Collaborative Negotiation: Definition, Strategy & Examples Video

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  • 0:04 Methods of Negotiation
  • 0:55 Competitive vs. Collaborative
  • 2:17 Collaborative Strategies
  • 3:30 Lesson Summary
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Lesson Transcript
Instructor: David Whitsett

David has taught computer applications, computer fundamentals, computer networking, and marketing at the college level. He has a MBA in marketing.

The word collaborative implies people are working together. A collaborative negotiation is not a win-at-all-costs scenario like other negotiations. In this lesson, we'll examine collaborative negotiations and discuss strategy and examples.

Methods of Negotiation

Here's a typical image of a negotiation: a bunch of grim-faced people gathered around a table, coffee cups and legal pads scattered everywhere. All you have to do now is sprinkle in a little posturing and aggression, and you get the picture. The winning group celebrates and the losing group slinks away.

Negotiations are often thought of win-lose, competitive situations; a zero-sum game where you either get the bigger piece of the mythical pie or you don't. This style is known as a competitive negotiation, but there is a different style: collaborative negotiation. Collaborative negotiation seeks a win-win situation where all parties walk away with something of value. Collaborative negotiation is also known as interest-based negotiation because it's based on uncovering and satisfying the interests of both parties.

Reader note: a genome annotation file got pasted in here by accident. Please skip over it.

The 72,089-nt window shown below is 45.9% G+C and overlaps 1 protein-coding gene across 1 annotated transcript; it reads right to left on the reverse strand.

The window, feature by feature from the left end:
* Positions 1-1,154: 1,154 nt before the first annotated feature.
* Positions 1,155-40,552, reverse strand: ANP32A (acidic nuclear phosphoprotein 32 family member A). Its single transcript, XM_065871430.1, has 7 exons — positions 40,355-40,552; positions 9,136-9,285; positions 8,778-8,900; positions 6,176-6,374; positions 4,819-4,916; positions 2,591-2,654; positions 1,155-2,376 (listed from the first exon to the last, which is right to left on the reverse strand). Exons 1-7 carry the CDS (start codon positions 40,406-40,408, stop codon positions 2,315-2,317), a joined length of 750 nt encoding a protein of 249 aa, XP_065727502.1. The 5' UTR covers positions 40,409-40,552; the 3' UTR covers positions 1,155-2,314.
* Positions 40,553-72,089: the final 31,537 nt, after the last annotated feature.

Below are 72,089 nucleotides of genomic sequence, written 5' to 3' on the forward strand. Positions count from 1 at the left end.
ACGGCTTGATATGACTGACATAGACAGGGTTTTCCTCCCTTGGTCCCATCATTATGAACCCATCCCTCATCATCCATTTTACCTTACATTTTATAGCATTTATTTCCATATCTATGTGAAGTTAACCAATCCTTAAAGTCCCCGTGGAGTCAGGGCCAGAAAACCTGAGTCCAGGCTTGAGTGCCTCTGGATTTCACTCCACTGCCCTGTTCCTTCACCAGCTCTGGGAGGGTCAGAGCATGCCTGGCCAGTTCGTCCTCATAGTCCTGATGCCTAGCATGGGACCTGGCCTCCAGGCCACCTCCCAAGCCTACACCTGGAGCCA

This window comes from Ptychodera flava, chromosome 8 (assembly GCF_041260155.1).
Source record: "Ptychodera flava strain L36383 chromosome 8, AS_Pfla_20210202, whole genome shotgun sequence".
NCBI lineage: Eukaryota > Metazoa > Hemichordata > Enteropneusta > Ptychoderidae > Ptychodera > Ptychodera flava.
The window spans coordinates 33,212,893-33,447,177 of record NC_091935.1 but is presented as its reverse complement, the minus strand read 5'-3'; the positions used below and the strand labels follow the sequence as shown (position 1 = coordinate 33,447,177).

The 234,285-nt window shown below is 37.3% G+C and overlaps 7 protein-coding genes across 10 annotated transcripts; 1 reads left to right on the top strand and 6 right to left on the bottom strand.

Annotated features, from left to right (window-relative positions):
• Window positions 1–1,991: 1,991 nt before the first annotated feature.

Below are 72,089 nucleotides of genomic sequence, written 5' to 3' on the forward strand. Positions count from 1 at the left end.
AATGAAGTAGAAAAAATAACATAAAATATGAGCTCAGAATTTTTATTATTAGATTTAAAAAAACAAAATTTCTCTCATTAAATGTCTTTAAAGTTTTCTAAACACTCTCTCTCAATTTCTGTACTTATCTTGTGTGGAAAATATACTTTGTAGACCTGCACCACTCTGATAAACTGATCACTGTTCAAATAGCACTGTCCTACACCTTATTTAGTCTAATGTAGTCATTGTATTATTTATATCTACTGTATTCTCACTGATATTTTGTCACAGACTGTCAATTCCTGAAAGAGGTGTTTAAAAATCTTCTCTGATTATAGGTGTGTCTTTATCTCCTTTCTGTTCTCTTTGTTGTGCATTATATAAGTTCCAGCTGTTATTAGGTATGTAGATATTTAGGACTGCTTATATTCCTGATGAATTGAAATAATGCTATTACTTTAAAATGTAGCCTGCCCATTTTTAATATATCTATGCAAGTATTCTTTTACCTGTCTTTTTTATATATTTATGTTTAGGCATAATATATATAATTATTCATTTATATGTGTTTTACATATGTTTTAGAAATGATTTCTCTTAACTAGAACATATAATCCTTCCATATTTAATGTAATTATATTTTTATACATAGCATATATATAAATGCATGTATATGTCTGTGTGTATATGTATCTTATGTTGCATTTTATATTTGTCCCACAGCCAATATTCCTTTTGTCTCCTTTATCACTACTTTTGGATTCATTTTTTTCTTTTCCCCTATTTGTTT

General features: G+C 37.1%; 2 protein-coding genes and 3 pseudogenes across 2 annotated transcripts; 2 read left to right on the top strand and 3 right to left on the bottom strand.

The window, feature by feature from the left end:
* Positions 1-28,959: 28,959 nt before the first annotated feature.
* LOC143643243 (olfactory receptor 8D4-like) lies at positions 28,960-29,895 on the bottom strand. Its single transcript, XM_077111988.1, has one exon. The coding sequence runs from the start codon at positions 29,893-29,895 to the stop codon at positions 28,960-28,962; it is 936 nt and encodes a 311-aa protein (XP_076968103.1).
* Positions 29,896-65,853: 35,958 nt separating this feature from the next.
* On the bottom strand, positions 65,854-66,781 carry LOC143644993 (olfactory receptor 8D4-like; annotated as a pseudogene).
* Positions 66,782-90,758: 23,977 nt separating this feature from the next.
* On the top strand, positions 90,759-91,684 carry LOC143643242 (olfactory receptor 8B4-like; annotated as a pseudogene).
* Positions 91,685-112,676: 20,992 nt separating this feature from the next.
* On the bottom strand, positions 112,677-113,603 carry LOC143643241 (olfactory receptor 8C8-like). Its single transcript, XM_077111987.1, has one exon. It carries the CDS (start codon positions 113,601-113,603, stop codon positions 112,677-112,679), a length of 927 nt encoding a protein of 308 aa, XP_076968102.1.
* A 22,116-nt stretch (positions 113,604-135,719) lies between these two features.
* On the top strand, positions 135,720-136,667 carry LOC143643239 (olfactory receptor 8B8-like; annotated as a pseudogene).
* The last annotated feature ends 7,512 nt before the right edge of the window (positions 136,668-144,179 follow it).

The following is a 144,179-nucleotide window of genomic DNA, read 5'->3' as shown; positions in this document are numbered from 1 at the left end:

Competitive vs. Collaborative

A competitive negotiation is often a one-time, single-issue interaction where forming a relationship is not a central objective. For example, when you walk into a car dealership, are you there to bond with the salesperson and become best friends? No, you're there to pay the lowest possible price for a car (i.e. the single issue) and the salesperson is trying to get the highest possible price for the car. This is a win-lose scenario, or simply a competition.

When two businesses enter a negotiation, it's often with the idea of a continued relationship. For example, let's say you're trying to find a supplier for widgets. It's easier if you find someone you can deal with on a long-term basis. Switching suppliers is hard and can disrupt production. In a collaborative negotiation, the relationship between the parties has value, so both parties are less likely to use tactics that can undermine the relationship.

A collaborative negotiation seeks to uncover the true interests of both parties so that there can be more potential points of agreement. It's about expanding the value of the negotiation, adding more to the mythical pie so that both parties can get a big enough piece.

Let's go back to the car dealership example. If the salesperson throws in some extra items like an extended warranty or fancy wheels, they've expanded the pie. The deal is no longer just about the price. You might really want the warranty too.

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